Water is the recommended beverage of choice, but is tea accepted in the paleo diet? Paleo purists would probably shake their heads no, but nowadays, modern Paleoists make exceptions to fit these modern times. Bacon is a processed meat, but many paleo dieters can’t resist it. Along the same lines, tea is a subjective topic for paleoists. Purists forbid it because of its caffeine content; while some say caffeine free blends or tisanes are fine.

Nonetheless, paleo palates can enjoy tea-like substitutes from Art of Tea’s rooibos blends. Although rooibos is part of the legume family, a dietary restriction, paleoists still drink it for its many health benefits. This caffeine-free red bush from South Africa is notably rich in antioxidants and helps fuel the body with iron. French Lemon Ginger, Italian Blood Orange and Rooibos alone are great tisanes to start with.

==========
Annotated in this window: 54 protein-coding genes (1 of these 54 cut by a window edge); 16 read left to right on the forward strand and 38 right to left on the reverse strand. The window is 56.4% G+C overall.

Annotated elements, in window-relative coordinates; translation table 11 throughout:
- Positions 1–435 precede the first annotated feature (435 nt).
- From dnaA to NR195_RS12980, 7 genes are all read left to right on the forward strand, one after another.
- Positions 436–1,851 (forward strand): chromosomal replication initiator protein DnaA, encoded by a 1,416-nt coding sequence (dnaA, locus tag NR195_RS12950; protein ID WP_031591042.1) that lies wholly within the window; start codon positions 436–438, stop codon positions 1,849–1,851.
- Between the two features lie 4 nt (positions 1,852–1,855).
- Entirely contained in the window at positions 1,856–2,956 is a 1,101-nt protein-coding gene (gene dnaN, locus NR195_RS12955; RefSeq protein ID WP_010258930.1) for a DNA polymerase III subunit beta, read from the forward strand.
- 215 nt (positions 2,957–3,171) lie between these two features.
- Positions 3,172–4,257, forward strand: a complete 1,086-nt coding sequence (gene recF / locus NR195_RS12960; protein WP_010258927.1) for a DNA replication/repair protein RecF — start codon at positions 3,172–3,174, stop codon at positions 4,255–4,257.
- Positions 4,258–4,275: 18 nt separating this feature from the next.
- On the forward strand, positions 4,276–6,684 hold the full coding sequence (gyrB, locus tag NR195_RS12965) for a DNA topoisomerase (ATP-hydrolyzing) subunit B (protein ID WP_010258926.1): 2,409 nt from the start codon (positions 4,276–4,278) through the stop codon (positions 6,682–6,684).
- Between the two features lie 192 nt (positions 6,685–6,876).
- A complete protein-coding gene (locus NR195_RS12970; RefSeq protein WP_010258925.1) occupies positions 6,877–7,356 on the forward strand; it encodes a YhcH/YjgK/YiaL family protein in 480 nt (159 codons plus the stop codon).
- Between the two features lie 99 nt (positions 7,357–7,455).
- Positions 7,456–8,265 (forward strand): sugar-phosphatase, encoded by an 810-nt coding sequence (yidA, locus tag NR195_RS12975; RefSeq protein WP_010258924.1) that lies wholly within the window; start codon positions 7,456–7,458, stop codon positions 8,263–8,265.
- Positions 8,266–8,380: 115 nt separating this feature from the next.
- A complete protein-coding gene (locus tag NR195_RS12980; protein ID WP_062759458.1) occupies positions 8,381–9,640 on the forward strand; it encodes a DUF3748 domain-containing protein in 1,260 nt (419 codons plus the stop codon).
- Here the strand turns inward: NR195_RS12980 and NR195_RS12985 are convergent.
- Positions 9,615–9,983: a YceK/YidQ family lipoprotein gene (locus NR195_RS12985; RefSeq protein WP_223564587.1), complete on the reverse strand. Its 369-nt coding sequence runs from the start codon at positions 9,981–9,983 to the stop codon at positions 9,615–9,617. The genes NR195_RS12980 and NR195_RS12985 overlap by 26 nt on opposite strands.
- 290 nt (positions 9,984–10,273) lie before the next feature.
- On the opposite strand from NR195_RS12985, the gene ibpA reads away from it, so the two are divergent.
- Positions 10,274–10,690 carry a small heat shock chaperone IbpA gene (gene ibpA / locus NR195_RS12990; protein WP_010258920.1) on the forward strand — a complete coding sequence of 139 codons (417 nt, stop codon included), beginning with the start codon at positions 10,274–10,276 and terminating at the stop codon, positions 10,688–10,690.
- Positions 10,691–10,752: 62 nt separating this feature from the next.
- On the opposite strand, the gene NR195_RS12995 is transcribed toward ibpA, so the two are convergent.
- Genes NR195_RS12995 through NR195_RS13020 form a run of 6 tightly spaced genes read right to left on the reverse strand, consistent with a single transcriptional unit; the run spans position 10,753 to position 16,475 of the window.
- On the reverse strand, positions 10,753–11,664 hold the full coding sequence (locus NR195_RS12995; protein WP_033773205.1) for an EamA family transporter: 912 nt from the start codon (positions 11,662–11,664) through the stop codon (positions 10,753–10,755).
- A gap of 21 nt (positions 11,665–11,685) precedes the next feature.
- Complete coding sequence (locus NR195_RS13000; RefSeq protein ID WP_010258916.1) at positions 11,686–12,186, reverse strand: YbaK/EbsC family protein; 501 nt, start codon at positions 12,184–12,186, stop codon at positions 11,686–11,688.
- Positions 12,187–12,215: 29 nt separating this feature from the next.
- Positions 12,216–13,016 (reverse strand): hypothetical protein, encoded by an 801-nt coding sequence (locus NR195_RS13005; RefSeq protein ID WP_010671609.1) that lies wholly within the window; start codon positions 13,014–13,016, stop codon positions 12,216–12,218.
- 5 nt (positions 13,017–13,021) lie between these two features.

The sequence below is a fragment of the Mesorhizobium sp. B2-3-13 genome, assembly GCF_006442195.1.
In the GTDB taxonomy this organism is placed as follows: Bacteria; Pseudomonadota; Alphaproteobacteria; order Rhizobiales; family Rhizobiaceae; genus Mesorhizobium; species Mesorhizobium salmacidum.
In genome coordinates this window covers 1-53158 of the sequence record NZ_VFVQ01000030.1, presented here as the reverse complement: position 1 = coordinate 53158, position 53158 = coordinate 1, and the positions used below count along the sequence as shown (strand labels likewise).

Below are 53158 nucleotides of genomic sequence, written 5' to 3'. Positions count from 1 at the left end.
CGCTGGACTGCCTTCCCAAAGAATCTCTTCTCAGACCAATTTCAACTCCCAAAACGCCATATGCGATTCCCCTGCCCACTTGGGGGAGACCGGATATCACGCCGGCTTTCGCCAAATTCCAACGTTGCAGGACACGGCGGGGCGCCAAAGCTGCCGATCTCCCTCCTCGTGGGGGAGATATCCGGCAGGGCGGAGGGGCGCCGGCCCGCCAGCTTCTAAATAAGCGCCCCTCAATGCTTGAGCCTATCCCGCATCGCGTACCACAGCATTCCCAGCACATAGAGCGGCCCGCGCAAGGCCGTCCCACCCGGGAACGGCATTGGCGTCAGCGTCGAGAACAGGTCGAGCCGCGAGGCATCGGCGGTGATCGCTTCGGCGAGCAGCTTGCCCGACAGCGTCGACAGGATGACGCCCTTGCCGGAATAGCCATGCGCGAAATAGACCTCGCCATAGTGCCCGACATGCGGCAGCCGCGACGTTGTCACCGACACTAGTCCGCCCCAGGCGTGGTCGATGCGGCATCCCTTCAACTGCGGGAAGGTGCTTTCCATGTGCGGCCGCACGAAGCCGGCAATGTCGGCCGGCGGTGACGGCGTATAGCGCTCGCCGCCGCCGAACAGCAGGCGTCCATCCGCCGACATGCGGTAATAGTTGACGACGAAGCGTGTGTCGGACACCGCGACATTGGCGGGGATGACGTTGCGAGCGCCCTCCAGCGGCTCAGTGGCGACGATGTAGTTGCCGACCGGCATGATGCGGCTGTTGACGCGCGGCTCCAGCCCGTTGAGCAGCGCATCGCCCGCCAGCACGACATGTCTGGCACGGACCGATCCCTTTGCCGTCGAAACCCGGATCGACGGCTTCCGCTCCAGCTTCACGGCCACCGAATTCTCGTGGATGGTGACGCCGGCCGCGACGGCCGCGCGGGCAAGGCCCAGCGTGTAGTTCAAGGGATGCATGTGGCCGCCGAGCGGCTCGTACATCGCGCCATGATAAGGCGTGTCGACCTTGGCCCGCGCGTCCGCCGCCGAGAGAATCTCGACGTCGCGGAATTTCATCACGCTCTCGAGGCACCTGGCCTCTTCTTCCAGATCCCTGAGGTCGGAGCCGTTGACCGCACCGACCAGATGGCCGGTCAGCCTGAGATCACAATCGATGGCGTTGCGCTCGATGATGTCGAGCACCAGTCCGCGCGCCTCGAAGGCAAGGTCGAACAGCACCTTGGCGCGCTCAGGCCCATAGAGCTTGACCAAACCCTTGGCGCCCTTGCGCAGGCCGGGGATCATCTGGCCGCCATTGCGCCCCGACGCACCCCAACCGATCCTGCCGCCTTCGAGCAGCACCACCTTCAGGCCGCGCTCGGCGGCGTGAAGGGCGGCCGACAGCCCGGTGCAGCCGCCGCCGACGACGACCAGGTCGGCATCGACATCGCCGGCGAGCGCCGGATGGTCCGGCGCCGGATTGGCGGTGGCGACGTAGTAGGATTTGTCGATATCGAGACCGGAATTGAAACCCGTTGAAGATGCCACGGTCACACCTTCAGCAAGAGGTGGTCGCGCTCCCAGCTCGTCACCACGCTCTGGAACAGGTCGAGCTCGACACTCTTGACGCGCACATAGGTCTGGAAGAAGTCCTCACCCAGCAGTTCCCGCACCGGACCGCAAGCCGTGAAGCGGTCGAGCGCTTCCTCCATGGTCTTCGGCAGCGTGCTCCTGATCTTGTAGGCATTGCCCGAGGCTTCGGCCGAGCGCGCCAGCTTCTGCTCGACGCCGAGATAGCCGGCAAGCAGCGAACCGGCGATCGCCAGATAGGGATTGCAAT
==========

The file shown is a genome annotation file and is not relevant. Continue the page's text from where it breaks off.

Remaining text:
Other paleoists argue that organic teas or least processed teas are accepted. Given that reasoning, white teas are the least processed tea type (simply picked and dried) and so are often referred to as the most organic. Paleoists who don’t mind the caffeine can drink organic white teas such as Silver Needle, White Picked Monkey and White Peony.

Paleo-coffee fanatics also known as caffeine lovers can still get their caffeine in healthier doses through green tea. It’s widely accepted because of its natural health benefits. In keeping with the Stone Age premise of the diet, we recommend Art of Tea’s minimally caffeinated Kukicha Twig Tea and Green Kukicha. These earthy greens  are made of the twigs and leaves from the tea plant Camellia Sinensis.

kukicha

For more information about the paleo diet, check out Wolf’s website at  http://robbwolf.com/. Another plan that follows a stringent nutritional structure similar to paleo is Whole 9. Learn more at http://whole9life.com/start/.

-MELISSA CHUA

Melissa is the Business Development Manager at Art of Tea. Contact her directly with any feedback, ideas or questions via Google+.